Since the year 2000, when the Electronic Signatures in Global and International Commerce Act became a U.S. Federal law, “e-signing” digital documents has become a convenience for many businesses, large and small. It saves time, it saves trees, but is it putting your company at risk?
One popular service, DocuSign, admitted that hackers had gained temporary access to a non-core system DocuSign uses for service announcements. Their investigation determined that only email addresses were accessed – no names, social security numbers, credit card data or other sensitive information was compromised. While the electronic document signing company hasn’t declared how many email addresses were involved, Forbes estimates the number could be more than 100 million.
Hackers then used these email addresses for several phishing campaigns to DocuSign customers. The emails asked recipients to download a Word document attachment. Occasional users not familiar with DocuSign’s procedures may have been tricked into opening the malware-laden document.
If you receive email from DocuSign and you don’t recognize the sender (perhaps the email is misspelled), you were not expecting a document to sign, the email contains an attachment or directs you to a link that starts with something other than https://www.docusign.com, forward the suspicious email to spam@DocuSign.com and delete it from your computer.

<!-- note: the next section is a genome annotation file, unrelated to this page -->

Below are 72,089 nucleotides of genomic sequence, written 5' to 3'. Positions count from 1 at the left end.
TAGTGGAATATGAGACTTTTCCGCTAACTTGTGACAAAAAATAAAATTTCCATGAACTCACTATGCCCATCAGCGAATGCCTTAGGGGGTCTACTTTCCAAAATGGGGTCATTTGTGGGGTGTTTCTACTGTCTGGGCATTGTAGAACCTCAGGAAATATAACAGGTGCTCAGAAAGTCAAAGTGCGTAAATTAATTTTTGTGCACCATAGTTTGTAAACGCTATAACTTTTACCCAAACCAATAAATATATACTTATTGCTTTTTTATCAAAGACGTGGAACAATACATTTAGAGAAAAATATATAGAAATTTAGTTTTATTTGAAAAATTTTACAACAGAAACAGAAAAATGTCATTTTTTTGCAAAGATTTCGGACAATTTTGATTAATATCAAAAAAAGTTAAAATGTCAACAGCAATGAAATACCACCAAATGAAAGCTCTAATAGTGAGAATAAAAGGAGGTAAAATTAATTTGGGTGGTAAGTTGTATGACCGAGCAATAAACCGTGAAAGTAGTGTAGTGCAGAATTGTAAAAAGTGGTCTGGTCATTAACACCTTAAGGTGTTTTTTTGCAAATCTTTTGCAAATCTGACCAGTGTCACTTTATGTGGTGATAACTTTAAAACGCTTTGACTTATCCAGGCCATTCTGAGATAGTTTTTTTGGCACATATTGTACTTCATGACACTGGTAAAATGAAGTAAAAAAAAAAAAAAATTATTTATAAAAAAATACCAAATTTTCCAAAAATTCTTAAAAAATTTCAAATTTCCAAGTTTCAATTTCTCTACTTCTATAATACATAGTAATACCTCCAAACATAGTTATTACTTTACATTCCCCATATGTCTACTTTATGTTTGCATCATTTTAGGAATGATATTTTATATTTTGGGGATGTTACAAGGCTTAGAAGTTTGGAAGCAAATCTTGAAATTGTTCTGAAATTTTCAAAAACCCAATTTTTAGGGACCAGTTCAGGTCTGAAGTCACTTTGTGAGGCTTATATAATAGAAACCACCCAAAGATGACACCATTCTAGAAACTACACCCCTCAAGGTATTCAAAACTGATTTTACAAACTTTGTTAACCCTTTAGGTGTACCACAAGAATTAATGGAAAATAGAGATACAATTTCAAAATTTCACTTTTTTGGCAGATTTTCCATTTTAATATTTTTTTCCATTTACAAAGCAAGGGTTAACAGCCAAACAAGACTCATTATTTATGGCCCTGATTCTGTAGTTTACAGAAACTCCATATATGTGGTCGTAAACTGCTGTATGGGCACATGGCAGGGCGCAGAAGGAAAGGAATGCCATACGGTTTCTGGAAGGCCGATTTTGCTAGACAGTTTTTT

Be vigilant when opening emails, even from trusted business partners. Here are a few tips to protect your company from phishing attacks:
- Carefully check the email address to make sure it is free of typos and from the organization it claims to be from.
- Be wary of generic salutations, such as “Dear Valued Customer.”
- Don’t let urgent subject lines (“Account suspended!” or “Unauthorized login”) startle you into rash action.
- Check for spelling and grammar mistakes in the body of the email.
- Review the signature section to ensure there is plenty of valid contact information.
- Hover your mouse over any links embedded in the email. If the URL looks suspicious, don’t click on it.
- Don't open e-mail attachments that you did not expect to receive.
- Keep antivirus, antispam, and firewall software applications up-to-date.
If you have already opened a suspicious attachment and suspect you have been hacked, contact your I.T. department immediately or, if you are one of our clients, call our Lanspeed technicians for help.